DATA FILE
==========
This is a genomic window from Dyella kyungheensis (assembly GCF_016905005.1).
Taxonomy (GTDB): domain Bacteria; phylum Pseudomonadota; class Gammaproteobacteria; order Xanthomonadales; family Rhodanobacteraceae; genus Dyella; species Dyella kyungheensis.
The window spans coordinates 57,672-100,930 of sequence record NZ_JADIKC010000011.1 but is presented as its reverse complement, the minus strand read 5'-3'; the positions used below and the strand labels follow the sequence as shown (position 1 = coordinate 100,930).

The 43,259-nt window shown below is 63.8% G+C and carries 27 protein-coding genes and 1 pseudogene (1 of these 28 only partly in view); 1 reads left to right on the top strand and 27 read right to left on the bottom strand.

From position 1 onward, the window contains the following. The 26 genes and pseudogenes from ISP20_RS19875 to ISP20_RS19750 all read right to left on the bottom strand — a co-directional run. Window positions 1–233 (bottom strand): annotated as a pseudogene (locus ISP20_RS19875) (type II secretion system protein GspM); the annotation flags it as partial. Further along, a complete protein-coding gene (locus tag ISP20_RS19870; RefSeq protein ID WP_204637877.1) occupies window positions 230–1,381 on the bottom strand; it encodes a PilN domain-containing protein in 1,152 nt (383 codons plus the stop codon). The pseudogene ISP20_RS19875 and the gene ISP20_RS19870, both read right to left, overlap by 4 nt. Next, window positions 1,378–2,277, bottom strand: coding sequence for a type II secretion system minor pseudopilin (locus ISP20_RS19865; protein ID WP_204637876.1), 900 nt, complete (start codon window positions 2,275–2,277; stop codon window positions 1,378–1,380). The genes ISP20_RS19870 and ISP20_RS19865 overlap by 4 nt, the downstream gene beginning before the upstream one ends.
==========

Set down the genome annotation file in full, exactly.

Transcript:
This is a genomic window from Dyella kyungheensis (assembly GCF_016905005.1).
Taxonomy (GTDB): domain Bacteria; phylum Pseudomonadota; class Gammaproteobacteria; order Xanthomonadales; family Rhodanobacteraceae; genus Dyella; species Dyella kyungheensis.
The window spans coordinates 57,672-100,930 of sequence record NZ_JADIKC010000011.1 but is presented as its reverse complement, the minus strand read 5'-3'; the positions used below and the strand labels follow the sequence as shown (position 1 = coordinate 100,930).

The 43,259-nt window shown below is 63.8% G+C and carries 27 protein-coding genes and 1 pseudogene (1 of these 28 only partly in view); 1 reads left to right on the top strand and 27 read right to left on the bottom strand.

From position 1 onward, the window contains the following. The 26 genes and pseudogenes from ISP20_RS19875 to ISP20_RS19750 all read right to left on the bottom strand — a co-directional run. Window positions 1–233 (bottom strand): annotated as a pseudogene (locus ISP20_RS19875) (type II secretion system protein GspM); the annotation flags it as partial. Further along, a complete protein-coding gene (locus tag ISP20_RS19870; RefSeq protein ID WP_204637877.1) occupies window positions 230–1,381 on the bottom strand; it encodes a PilN domain-containing protein in 1,152 nt (383 codons plus the stop codon). The pseudogene ISP20_RS19875 and the gene ISP20_RS19870, both read right to left, overlap by 4 nt. Next, window positions 1,378–2,277, bottom strand: coding sequence for a type II secretion system minor pseudopilin (locus ISP20_RS19865; protein ID WP_204637876.1), 900 nt, complete (start codon window positions 2,275–2,277; stop codon window positions 1,378–1,380). The genes ISP20_RS19870 and ISP20_RS19865 overlap by 4 nt, the downstream gene beginning before the upstream one ends.